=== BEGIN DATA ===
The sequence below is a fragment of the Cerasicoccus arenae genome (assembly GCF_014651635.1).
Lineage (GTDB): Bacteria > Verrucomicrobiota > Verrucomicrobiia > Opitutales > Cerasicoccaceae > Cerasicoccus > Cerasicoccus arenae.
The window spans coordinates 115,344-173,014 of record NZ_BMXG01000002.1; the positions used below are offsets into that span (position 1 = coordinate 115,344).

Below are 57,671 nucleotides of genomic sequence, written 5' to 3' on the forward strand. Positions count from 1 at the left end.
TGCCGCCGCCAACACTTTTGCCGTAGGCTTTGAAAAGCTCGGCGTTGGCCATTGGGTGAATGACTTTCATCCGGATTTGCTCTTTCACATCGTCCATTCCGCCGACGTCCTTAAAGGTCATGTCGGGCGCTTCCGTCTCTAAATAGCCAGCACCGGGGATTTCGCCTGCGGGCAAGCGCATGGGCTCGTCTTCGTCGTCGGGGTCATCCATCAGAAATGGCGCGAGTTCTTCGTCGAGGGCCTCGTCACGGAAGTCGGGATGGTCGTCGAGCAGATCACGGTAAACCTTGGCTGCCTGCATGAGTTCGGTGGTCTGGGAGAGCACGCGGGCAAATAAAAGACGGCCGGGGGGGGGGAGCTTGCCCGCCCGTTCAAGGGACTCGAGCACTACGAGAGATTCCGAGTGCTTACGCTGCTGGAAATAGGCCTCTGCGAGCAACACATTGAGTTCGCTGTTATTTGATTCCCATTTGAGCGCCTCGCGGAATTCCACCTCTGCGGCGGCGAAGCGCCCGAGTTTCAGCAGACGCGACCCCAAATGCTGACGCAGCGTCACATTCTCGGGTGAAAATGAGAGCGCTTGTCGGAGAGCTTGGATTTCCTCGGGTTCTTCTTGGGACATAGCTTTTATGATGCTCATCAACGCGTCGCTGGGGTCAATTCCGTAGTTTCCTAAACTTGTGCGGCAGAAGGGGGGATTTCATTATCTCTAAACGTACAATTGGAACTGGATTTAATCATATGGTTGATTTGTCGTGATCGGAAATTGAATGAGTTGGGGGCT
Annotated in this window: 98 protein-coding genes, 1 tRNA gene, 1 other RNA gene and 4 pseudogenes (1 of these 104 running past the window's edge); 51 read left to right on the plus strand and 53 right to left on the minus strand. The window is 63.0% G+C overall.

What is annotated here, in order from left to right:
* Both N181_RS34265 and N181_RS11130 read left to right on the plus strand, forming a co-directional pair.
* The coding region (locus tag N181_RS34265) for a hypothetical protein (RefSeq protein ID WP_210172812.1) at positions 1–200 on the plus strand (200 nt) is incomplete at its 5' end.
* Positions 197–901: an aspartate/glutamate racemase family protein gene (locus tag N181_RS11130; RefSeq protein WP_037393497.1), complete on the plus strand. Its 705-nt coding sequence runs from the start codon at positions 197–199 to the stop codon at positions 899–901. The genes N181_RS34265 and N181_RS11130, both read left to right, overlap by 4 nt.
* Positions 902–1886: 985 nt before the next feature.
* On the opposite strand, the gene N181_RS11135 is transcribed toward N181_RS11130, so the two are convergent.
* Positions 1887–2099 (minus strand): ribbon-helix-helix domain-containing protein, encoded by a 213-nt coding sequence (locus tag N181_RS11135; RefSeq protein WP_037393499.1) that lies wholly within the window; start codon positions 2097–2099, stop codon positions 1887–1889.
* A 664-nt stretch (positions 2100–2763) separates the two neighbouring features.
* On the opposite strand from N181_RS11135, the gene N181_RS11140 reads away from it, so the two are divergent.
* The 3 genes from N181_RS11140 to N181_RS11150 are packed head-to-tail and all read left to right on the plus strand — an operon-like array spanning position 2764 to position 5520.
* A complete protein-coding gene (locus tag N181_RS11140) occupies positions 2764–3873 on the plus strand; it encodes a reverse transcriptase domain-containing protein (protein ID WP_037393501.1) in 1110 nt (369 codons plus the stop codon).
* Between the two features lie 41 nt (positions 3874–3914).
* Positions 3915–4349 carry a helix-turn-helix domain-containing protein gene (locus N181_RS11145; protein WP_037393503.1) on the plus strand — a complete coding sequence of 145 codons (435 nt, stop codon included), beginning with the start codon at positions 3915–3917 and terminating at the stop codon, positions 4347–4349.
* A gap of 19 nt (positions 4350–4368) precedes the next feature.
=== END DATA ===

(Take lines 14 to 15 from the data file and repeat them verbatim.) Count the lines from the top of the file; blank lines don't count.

* A 664-nt stretch (positions 2100–2763) separates the two neighbouring features.
* On the opposite strand from N181_RS11135, the gene N181_RS11140 reads away from it, so the two are divergent.